To be sure, there are right ways and wrong ways to go about sharing the Gospel, a word literally meaning “good news.” Our goal should always be to practice the very Christlikeness we so admire in the Lord Jesus Himself, whose words were gracious, whose deeds were wonderful, and whose love was on display before the world.

I’m indebted to my friend Barry for lessons in tolerance and respect for those different from us. I am committed to never again tell a minority person a joke about his people.

But we must not let this stop us from sharing the message of the Lord Jesus Christ.

That message is the truth, and people all over the planet are desperately in need of it.

15 thoughts on “About Tolerance and Faithfulness

  1. Joe,

    You hit this one clear out of the ballpark!

    Excellent post and a message our whole culture needs to hear.


  2. Every student minister and Christian teacher in our schools today needs to read and have in their personal library Josh McDowell and Bob Hostetler’s “The New Tolerance”. If you will let me know, I will personally purchase a copy for any student minister in the greater N.O. area that would like to read it.

  3. Bro Joe,

    Your story of your Jewish friend reminded me of the Jew I ran into in jail.

    I was handing out Bibles and having prayer with individual inmates one night and ran across a Jewish fellow. I asked him if he would like a Bible. He said no, he was a Jew. I told him I didn’t care what he was and asked him again. Each time I asked, he said, “I’m a Jew, I’m a Jew.” I told him, I don’t care, I don’t care. Do you want a Bible?”

    As I drove off the compound that night reality slapped me in the face, and it dawned on me why he would not receive a Bible, with a New Testament. HE WAS A JEW!!

    The next week I went back to him, apologized, and asked if we could start over. He agreed, asked if I could contact a rabbi, and obtain for him a copy of the Torah and a prayer book. I tried. The rabbi told me they didn’t have those things just lying around like our churches had Bibles lying around. Besides, this man didn’t deserve one since he was in jail. When I related this to the Jewish inmate, he asked if he could have a Bible. I don’t know what ever happened to him. I only talked to him for 3 or 4 weeks, I shared Christ, he never received Him. But the seed was planted.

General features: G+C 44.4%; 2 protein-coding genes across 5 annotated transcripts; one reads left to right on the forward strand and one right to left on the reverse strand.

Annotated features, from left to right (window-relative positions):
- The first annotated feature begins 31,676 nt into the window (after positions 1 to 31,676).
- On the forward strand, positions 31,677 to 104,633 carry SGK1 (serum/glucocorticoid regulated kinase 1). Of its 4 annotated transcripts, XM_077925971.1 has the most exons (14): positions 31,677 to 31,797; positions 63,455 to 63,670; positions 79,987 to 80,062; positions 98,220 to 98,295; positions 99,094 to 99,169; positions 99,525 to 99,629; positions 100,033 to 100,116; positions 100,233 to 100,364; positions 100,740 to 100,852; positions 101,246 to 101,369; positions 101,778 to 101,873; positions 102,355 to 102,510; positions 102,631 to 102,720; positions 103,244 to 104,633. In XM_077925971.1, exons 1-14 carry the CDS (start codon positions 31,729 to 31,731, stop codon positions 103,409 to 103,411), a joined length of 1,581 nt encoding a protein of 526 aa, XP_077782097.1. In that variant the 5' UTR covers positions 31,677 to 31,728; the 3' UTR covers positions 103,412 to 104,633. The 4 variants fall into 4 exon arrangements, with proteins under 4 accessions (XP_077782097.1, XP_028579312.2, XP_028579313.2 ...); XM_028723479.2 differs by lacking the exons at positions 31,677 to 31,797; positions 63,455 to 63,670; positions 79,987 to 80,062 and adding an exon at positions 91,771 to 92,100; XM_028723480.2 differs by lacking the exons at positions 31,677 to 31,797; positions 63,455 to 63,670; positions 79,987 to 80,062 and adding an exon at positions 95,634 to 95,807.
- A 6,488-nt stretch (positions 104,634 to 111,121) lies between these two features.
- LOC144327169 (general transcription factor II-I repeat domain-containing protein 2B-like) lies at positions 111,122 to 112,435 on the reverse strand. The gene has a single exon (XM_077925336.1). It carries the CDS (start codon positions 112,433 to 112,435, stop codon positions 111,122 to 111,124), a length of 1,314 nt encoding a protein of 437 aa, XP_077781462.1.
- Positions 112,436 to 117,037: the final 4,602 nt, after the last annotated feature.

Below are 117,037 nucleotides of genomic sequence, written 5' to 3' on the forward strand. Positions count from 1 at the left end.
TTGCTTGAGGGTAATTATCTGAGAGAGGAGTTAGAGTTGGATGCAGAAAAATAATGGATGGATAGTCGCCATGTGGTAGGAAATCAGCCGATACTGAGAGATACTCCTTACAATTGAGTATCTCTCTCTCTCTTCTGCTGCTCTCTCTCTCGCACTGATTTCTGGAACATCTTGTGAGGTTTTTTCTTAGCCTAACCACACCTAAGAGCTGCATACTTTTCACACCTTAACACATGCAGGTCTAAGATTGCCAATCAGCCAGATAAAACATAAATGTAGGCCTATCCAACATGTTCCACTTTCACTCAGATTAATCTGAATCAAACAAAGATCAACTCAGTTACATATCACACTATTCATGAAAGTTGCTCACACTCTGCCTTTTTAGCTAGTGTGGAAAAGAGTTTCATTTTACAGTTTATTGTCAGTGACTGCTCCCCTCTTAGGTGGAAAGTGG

Thanks for reminding of that memeory. Sorry I got so long winded.


  4. Thanks for the article. It reinforces a message I gave a few weeks ago. I believe that an “Open Mind” is find as long as you don’t let the truth get washed out. God bless!

  5. Wonderful article — I’m printing it out for my kids to read! The preaching of tolerance today seems so “in your face” to those of us over 40 — but for our kids, who have never known anything else, it is subtle and dangerous.

    My daughter didn’t put away her Nancy Drew books until we came home after the storm — and even then, it was only because I showed her a drawer she could put them in, where she would still have access to them. They are a piece of her childhood that somehow comforts her. They were a piece of my childhood, too — and I found myself rereading them when she started the series. I sort of “got” the whole comfort thing then. Now I want to reread a couple — just to see if I catch a hint of Ms. Stratemeyer’s “noble thinking” in her writing.

    One more thought — your examples of our lack of tolerance in medicine, science, cooking, etc. made me wonder… Is part of the problem our erroneous thinking that things of the Spirit are less concrete than things of the flesh? Do we think that we must be more tolerant in spiritual matters because they are abstract? Somehow we must find a way to teach believers that the Spiritual realm is as real — no, MORE real — than the physical realm.

    Another long winded posting — but since I enjoyed the others, I thought it might not hurt! I hope you took Yogi up on the offer of the books — I’d love to borrow the one my children’s student minister gets!

  6. Your sermon (oops, blog) is right on target. I believe I can find a good place to use this as an illustration in a sermon. I always enjoy reading your blogs.

  7. Great article Joe.

    Our pastor said a while back that ‘we should not feel compelled to tolerate anyone but we should remember that we are commanded to love them.’

    On ‘equality’ of religions. From Gibbons “Decline and Fall of the Roman Empire” this quote: “The people had begun to believe that all religions were equal, the philosophers were sure that all religions were equally false and the POLITICIANS believed that all religions were equally USEFUL.”

  8. We’re all intolerant, and we’re all judgemental — just about different things and to different degrees. The “tolerant and non-judgemental” crowd are some of the most judgemental and intolerant folks you’ll ever meet. But their’s is a “good” intolerance while ours is bad…

    Personally, I think intolerance and judgement often signal the depth of your love for someone. The more I love you, the more intolerant I am of things that I judge harmful to you.

    The godless are the worst of all, because they do not recognize the “harm” of eternal damnation. So they have no reason to protect you or anyone else from it, and they look with scorn on your concern for something they do not value themselves.